UKRAINE: The Problem of Creating an Enforceable Contract Commentary
UKRAINE: The Problem of Creating an Enforceable Contract
Edited by:

Carrie Cecil, Pitt Law '10, files from Kiev:

In countries with stable legal systems, it would be nearly unthinkable to choose foreign law for a contract between two parties from the same country, but in Ukraine, this is common practice. Due to corruption in the court system and the instability of Ukrainian laws, attorneys are forced to seek other methods to make transactions secure for their clients. The resulting contracts always have provisions for dispute resolution to occur in the United Kingdom, Switzerland, or any other European country, as long as it is outside of Ukraine. Additionally, if all parties involved have assets located outside of Ukraine, contract will specify that another country's law will apply to the contract instead of Ukrainian law.

Ukrainian attorneys have to be creative in order to assure their clients that agreements will be enforceable. Using foreign law and including provisions for arbitration to occur in other jurisdictions are two examples of how the Ukrainian legal system is avoided. Unfortunately, these maneuvers are not always possible depending on the characteristics of individual transactions. The Ukrainian Parliament has adopted provisions requiring certain types of transactions or transactions between certain parties to be governed by Ukrainian law. In these transactions, the use of Ukrainian law is then unavoidable, but even in these situations, contracts will include a provision for arbitration in a jurisdiction outside of Ukraine.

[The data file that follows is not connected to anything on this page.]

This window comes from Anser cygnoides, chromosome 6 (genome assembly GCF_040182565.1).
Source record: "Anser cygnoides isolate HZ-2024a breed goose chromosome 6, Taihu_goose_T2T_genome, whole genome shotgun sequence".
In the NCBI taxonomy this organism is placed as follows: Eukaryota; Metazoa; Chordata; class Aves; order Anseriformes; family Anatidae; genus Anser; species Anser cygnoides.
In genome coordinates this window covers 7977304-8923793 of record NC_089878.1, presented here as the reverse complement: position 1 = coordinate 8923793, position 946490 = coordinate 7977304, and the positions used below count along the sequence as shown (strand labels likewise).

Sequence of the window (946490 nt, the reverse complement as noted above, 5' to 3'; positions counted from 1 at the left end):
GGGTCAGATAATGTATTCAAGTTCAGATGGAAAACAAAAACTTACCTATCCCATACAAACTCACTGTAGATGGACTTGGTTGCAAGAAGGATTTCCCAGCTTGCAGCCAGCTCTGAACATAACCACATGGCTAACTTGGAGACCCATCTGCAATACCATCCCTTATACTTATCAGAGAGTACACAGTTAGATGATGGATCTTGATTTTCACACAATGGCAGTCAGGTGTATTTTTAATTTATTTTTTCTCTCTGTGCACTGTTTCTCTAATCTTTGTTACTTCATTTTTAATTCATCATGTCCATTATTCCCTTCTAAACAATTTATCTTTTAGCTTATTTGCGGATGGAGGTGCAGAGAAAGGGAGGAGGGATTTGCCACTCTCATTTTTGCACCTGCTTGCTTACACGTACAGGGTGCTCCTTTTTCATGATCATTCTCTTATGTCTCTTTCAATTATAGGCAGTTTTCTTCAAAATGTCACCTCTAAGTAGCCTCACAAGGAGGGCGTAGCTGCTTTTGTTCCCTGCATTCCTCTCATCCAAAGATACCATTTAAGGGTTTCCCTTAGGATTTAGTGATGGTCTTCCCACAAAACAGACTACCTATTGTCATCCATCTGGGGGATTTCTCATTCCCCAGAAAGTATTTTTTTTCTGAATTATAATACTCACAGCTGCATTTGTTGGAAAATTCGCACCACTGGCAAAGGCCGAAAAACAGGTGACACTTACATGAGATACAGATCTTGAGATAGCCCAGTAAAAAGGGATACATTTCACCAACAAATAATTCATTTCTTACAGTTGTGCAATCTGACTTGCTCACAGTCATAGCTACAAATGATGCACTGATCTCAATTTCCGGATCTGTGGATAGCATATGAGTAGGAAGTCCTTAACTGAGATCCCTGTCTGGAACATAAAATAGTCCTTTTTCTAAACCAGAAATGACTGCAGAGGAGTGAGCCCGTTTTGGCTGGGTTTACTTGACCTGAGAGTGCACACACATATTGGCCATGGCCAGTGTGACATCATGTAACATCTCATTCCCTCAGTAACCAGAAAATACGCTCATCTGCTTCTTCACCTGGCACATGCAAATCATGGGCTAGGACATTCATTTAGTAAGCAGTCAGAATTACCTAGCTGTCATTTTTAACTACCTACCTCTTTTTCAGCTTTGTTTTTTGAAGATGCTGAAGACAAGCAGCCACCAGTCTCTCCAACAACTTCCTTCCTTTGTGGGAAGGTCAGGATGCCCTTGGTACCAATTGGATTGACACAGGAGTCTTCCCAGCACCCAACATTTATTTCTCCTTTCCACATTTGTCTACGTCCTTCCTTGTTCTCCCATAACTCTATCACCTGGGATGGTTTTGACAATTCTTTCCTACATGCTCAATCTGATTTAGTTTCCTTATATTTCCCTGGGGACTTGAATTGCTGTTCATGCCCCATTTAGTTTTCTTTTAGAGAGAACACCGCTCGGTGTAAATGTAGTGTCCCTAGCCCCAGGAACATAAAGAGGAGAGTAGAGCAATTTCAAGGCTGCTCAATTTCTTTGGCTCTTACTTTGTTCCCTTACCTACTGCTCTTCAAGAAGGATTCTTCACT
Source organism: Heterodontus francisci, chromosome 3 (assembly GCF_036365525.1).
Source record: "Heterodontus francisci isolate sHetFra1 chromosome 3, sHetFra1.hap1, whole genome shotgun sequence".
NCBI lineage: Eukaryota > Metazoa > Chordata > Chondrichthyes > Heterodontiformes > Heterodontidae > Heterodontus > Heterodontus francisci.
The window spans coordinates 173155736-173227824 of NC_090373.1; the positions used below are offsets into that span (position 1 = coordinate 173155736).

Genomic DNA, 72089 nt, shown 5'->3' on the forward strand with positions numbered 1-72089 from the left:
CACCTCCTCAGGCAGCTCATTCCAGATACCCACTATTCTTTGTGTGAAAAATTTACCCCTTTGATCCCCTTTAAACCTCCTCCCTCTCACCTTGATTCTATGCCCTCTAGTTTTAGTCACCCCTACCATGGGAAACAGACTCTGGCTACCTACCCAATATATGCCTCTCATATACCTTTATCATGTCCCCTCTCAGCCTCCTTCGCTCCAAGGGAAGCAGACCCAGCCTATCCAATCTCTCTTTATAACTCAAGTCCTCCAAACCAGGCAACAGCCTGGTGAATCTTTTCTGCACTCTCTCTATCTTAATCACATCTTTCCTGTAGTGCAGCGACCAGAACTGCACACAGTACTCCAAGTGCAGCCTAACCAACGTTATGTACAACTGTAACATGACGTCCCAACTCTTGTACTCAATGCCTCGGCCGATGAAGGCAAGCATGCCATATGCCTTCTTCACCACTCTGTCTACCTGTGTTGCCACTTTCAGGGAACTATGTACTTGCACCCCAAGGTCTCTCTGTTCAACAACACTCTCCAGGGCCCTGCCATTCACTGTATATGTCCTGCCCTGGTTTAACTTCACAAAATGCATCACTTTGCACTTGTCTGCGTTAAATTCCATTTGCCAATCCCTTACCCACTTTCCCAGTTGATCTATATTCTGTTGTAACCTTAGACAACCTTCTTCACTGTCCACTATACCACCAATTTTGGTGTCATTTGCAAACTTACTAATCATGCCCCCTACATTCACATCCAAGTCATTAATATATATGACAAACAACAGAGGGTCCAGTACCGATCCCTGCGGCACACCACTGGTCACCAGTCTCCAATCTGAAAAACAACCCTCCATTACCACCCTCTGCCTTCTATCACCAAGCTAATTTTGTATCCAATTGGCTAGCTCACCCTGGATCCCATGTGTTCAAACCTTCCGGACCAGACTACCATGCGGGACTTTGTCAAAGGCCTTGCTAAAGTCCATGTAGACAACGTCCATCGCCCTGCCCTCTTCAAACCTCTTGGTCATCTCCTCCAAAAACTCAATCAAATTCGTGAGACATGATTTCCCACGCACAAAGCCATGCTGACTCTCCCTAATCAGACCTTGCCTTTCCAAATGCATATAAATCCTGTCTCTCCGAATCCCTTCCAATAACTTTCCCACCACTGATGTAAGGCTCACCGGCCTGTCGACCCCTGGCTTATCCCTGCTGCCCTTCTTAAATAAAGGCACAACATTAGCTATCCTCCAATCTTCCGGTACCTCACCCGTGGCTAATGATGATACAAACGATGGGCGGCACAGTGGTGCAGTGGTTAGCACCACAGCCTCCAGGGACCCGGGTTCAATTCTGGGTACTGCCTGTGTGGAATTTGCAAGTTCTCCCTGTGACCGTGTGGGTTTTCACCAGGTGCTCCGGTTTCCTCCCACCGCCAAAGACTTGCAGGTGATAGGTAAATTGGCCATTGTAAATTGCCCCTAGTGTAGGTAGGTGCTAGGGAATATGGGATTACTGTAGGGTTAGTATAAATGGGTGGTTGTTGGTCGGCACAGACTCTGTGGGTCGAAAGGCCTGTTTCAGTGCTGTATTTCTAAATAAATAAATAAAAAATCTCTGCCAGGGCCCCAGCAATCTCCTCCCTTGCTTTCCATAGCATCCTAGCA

A third issue for Ukrainian attorneys when drafting contracts is whether an arbitration decision will be enforceable. If a decision is rendered against a party that only has assets in Ukraine, there may be problems enforcing such a decision in Ukraine. The Ukrainian courts have refused to enforce some arbitration decisions made abroad, effectively making some contracts unenforceable. Additionally, some arbitration decisions end up in the Ukrainian court system for long periods of time awaiting a determination on whether they will be enforced in Ukraine. The best hope for a valid and enforceable contract exists when all parties involved have assets located outside of Ukraine.

The question becomes how to enforce a contract when the breaching party's assets are all located in Ukraine. This question is not yet resolved. For example, during a recent seminar, Ukrainian attorneys were explaining the use of confidentiality clauses in contracts, and they acknowledged that although confidentiality clauses are in contracts made here, they are nearly impossible to enforce. As a result, contracts produced in Ukraine include a plethora of provisions making all parties aware of the potential risks related to limitations on enforceability in Ukraine and limit attorney liability to clients on this issue.

Opinions expressed in JURIST Commentary are the sole responsibility of the author and do not necessarily reflect the views of JURIST's editors, staff, donors or the University of Pittsburgh.